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Innovative Non-Opioids for Chronic Pain: Cannabidiol and Ketamine

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Several presentations made at the October 2019 Psychiatry Congress in San Diego covered the potential for cannabinoids in various aspects of medical treatments and the evolving role of ketamine for rapid reversal of depression. The presentation that I gave similarly addressed these two substances, which can be substances of abuse, but have the potential to treat chronic pain syndromes, which have not responded well to chronic opioid treatments. The chronic opioid complications from treating benign disorders like chronic back pain include tolerance, withdrawal, hyperalgesia, and addictive behaviors in some patients. Allowing chronic pain to go untreated, however, is not without complications, including not only the physical and emotional suffering, but also loss of anterior cortical and thalamic neurons. This neuronal loss is evident on structural brain scans and is the equivalent to the neuronal loss due to about 10 years of aging in middle-aged patients. Thus, not treating these “benign” pain syndromes is not reasonable, and at the least, various behavioral interventions and several standard non-opioid pharmacotherapies for chronic pain are justified. Two innovative medications, after a patient is discontinued from chronic opioids, to consider for analgesia have substance abuse risks themselves: cannabinoids and ketamine. 

The cannabinoids, particularly cannabidiol (CBD), can potentiate the efficacy and reduce tolerance to opioids, although cannabinoids’ efficacy as analgesics without concurrent opioids is poor, and 10% of people who use tetrahydrocannabinol (THC) become addicted to it. However, all 50 states have laws legalizing CBD with varying degrees of restriction, and many people obtain CBD online for pain without a medical cannabis license or physician prescription. While we do not know the most effective therapeutic dose of CBD for pain, some preliminary estimates are available, such as the 5 mg/kg twice-daily dose of Epidiolex for treating two rare seizure disorders. Thus, self-medication with CBD might benefit from physician advice about dosing and where to obtain reliable FDA-approved formulations of this compound.

The role of ketamine for chronic pain is more complex, because rather than a simple self-administered prescription, its delivery requires a specialized setting such as the new REMS programs are mandating for use of S-ketamine to treat depression (1, 2). Overall, ketamine might best be considered among the antidepressants, which have consistently shown efficacy for chronic pain in conditions such as peripheral neuropathy, diabetic neuropathy, phantom limb pain, and patients with depression and pain. In contrast to the slow onset over several weeks for analgesia with the typical antidepressants, ketamine has been given for chronic pain with surprisingly quick and long-lasting results. Ketamine has obvious acute analgesic efficacy, but sustained infusions of ketamine lasting one to 100 hours have produced sustained analgesia for months after these single treatments (3, 4). Specifically, a 30-minute ketamine infusion at 0.5 mg/kg reduced chronic neuropathic pain for several days in patients. A 100-hour infusion of ketamine at 20 to 30 mg/hour or 4-hour daily infusions during 10 days relieved pain for three months, with large effect sizes in the first week following treatment of 1.2 (P<.001), which dropped at week four to 0.4, but was still statistically significant (P=.04). These studies from five to 10 years ago merit reconsideration using the newly available intranasal formulation of S-ketamine.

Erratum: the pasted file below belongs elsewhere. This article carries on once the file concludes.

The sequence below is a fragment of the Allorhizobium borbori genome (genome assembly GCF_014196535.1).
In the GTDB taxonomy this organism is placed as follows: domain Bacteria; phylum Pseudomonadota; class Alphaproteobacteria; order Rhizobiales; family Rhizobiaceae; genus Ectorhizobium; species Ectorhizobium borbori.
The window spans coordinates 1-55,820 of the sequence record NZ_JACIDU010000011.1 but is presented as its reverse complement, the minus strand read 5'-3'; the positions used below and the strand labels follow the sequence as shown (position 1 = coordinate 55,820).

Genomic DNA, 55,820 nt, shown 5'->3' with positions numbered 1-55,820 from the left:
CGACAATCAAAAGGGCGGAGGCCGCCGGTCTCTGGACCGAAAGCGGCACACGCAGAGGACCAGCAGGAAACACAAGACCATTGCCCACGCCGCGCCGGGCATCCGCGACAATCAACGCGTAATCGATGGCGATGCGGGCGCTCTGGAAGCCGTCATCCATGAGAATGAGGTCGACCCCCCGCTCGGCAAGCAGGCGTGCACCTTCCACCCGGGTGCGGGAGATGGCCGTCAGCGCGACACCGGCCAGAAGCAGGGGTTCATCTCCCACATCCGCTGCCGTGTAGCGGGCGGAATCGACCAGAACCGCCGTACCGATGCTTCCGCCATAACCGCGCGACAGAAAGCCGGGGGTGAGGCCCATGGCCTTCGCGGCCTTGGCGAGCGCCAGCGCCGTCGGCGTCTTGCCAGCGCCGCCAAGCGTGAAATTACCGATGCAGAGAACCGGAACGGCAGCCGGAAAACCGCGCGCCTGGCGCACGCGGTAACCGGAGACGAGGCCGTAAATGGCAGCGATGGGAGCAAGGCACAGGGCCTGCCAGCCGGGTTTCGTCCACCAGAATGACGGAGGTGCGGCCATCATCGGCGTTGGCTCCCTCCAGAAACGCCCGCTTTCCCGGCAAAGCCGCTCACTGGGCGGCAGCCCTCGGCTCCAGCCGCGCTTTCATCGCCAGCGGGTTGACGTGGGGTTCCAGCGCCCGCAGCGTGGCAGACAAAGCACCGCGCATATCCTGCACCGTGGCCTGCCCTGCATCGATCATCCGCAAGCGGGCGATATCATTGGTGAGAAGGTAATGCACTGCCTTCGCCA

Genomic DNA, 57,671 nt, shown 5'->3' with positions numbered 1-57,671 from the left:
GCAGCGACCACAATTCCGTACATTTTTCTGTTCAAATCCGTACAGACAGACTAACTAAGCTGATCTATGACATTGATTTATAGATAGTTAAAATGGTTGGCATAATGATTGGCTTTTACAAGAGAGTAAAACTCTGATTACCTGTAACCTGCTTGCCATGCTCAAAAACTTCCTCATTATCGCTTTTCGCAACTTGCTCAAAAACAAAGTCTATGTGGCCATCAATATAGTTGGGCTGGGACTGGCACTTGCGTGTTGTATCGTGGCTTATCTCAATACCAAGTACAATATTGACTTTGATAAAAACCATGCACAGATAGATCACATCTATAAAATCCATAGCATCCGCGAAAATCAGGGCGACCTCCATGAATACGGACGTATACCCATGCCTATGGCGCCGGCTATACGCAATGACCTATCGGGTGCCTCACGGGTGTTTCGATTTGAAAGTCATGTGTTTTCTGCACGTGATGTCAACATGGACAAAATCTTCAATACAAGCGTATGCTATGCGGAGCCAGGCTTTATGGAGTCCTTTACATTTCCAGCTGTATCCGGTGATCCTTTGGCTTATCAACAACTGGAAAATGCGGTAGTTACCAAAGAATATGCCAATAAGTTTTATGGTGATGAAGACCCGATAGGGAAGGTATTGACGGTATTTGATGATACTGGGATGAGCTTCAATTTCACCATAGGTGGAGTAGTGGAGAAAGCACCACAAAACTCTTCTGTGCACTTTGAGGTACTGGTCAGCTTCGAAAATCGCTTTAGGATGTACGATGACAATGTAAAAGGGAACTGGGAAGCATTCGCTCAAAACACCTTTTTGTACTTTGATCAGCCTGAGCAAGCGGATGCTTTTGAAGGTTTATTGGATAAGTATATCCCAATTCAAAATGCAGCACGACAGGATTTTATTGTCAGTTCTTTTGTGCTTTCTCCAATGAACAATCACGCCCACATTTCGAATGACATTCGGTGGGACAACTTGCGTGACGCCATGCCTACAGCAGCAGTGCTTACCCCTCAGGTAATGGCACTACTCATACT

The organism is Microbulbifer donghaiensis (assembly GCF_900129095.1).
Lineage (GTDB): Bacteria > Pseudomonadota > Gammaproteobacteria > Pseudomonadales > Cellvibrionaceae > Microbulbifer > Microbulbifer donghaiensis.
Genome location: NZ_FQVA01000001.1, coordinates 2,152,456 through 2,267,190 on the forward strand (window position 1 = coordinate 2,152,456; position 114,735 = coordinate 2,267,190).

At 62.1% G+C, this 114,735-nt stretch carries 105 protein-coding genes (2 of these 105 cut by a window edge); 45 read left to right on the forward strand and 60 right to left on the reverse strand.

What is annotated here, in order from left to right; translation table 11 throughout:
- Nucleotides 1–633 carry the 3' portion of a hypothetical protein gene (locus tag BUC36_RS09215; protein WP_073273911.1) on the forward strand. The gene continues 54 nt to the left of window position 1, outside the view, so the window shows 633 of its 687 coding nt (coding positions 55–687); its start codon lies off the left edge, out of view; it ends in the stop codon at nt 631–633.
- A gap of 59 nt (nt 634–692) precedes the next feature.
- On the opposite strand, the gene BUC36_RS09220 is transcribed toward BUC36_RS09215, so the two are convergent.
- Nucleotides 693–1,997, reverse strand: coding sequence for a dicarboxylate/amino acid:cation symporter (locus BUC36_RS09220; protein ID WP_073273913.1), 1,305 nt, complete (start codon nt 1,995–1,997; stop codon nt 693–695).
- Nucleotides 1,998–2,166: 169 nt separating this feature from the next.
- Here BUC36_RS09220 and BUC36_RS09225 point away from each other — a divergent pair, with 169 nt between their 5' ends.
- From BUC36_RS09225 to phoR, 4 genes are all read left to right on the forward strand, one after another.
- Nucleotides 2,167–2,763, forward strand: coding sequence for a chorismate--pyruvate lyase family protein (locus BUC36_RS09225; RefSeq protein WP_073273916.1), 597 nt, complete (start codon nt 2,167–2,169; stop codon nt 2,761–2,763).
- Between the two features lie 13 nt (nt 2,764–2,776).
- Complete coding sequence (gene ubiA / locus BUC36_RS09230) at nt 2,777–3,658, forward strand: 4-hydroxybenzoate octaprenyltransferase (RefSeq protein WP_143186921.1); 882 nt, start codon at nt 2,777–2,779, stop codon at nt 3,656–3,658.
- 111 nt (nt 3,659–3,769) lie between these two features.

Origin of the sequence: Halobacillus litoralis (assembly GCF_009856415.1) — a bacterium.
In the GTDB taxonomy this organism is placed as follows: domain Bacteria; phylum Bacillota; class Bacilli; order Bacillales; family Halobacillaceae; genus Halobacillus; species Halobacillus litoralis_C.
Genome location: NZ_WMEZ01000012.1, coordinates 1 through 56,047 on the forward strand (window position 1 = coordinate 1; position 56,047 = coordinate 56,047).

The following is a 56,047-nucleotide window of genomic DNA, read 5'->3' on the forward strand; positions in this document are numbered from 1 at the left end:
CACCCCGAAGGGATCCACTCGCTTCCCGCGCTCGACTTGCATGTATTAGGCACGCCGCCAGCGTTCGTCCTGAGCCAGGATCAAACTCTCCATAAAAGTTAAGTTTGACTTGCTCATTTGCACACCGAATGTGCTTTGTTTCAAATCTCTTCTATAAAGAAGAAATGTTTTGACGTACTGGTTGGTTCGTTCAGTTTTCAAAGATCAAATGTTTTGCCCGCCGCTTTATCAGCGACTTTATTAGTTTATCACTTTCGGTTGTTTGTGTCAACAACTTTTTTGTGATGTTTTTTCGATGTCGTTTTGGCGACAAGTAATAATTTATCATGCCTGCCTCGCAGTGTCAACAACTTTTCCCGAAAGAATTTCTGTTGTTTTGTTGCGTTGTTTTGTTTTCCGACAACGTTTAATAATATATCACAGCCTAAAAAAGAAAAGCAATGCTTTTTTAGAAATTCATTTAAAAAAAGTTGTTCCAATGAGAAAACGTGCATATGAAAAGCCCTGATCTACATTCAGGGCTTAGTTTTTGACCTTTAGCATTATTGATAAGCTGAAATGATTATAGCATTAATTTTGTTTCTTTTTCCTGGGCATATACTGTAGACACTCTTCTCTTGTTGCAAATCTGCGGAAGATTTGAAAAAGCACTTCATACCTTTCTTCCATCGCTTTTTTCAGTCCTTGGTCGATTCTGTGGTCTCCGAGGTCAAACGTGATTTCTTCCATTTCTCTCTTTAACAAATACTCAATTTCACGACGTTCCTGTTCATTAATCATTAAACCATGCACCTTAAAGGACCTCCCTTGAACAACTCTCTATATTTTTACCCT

To compare analgesic effects across a wide range of medications for chronic pain, a metric used is the number of patients needed to treat (NNT) for a clinically significant therapeutic effect. Tricyclic antidepressants and opioids have the lowest NNT for treating neuropathic pain (2.6 and 2.1, respectively) (5, 6). This means that for every one patient showing a therapeutic response to these treatment agents, 2.6 patients for tricyclics and 2.1 patients for opioids need to be treated. For oral CBD spray the NNT is 5.0, which is comparable to SSRIs (NNT 5.0) and gabapentin (NNT 6.4) (7, 8). Moreover, an analogous assessment is the “number needed to harm” (NNH), which for CBD, is relatively low ranging from five to either persons compared to other analgesics, which have NNH values above 20 (9, 10, 11). Specific adverse events contributing to CBD’s poor NNH value are impaired motor function, NNH=5; altered perception, NNH=7; altered cognitive function, NNH=8. Thus, assessing the efficacy of CBD must be balanced against the potential for harm in the management of neuropathic pain. Similarly, for ketamine, the NNH may be well below the ideal of about 20 or more, and includes persistent cognition and memory impairment, negative inotropic effects on the heart, and elevated liver functions with repeated dosing, dissociation and abuse potential, and finally becoming drowsy and dizzy during repeated treatment has a low NNH of 4 (12, 13). Thus, both ketamine and CBD are on the horizon as new treatments for chronic pain, but both have relatively low NNH compared to their NNT levels and have risks for inducing substance use disorders, which need to be considered in their use.

Dr Kosten is Professor at the Menninger Department of Psychiatry and Behavioral Sciences, Baylor College of Medicine and Staff Psychiatrist at Michael E. DeBakey VA Medical Center, Houston, TX. 

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